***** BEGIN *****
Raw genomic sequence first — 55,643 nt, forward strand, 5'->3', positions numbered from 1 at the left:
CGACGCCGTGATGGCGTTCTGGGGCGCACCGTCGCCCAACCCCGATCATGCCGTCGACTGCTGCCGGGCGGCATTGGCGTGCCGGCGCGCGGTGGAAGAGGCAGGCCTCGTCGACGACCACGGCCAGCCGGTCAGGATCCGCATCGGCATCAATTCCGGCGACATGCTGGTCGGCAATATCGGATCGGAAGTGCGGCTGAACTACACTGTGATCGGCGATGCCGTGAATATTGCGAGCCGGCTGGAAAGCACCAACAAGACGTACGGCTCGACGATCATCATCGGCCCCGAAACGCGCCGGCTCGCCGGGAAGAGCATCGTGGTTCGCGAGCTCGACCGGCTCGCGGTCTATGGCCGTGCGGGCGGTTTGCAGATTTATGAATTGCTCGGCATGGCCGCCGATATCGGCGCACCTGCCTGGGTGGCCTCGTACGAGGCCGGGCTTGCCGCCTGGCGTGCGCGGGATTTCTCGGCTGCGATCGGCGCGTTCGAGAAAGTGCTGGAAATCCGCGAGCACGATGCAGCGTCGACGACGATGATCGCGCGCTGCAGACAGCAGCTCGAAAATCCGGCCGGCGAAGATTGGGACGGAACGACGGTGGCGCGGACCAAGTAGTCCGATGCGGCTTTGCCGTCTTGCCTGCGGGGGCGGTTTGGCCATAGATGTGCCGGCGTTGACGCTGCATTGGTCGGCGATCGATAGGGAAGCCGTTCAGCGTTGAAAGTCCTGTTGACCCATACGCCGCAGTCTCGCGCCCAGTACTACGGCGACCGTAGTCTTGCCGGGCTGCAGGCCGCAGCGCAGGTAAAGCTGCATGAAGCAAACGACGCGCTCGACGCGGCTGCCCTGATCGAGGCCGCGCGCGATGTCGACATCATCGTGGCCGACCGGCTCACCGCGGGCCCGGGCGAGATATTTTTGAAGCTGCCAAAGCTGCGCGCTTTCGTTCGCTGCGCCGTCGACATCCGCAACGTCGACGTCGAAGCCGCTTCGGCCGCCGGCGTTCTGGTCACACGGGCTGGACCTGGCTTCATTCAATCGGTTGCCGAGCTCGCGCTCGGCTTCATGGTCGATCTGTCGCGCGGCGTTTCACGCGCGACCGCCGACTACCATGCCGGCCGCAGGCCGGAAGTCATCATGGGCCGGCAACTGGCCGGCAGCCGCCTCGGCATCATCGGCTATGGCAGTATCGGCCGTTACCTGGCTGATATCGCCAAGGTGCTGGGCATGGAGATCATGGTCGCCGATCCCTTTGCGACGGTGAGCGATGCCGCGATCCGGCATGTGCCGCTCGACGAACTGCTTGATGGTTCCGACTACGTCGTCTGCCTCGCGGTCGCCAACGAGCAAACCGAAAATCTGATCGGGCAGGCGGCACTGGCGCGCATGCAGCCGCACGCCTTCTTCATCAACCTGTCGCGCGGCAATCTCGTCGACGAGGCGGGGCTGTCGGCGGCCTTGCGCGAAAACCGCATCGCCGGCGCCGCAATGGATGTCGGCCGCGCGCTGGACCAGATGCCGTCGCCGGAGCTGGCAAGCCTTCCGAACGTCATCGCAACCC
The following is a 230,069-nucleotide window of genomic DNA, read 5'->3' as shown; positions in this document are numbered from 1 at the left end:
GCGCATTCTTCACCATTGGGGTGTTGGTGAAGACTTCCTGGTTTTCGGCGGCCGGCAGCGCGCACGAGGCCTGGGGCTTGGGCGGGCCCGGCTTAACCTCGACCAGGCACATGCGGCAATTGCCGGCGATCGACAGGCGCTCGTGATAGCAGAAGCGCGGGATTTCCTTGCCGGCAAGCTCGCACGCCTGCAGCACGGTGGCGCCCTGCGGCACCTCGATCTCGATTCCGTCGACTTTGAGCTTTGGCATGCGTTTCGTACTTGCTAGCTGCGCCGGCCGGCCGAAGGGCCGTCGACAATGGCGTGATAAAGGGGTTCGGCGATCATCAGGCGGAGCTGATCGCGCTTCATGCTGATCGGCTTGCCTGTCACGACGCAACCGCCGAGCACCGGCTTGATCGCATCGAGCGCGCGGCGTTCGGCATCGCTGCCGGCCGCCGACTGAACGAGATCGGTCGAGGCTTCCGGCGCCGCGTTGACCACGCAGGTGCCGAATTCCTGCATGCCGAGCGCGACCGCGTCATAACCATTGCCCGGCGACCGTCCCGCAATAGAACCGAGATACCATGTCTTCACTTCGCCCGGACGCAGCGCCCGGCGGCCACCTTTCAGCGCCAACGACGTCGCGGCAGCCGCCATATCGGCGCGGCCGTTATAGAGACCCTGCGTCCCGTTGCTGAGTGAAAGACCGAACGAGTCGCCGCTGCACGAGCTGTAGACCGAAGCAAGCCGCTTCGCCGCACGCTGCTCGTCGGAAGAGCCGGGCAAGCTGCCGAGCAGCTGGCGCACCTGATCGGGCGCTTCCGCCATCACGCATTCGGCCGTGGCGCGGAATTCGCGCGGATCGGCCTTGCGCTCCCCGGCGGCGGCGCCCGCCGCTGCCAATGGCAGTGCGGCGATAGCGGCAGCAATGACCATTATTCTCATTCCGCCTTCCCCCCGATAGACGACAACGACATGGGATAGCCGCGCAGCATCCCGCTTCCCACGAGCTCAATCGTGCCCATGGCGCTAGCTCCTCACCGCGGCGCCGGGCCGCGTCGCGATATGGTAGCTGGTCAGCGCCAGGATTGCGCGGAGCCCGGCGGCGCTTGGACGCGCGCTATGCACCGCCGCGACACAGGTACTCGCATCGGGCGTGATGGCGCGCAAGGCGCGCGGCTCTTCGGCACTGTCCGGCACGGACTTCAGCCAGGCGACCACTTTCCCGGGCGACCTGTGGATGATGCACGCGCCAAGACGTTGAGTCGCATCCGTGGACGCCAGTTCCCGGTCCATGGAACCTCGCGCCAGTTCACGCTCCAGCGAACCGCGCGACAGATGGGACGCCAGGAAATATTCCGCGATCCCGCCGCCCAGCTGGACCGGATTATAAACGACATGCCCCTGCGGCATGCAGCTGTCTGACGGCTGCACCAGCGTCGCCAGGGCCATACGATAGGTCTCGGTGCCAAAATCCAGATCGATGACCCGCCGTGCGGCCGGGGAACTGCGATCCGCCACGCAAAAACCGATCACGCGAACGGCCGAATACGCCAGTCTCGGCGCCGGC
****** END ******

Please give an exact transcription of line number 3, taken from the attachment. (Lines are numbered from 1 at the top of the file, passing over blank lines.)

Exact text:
The following is a 230,069-nucleotide window of genomic DNA, read 5'->3' as shown; positions in this document are numbered from 1 at the left end: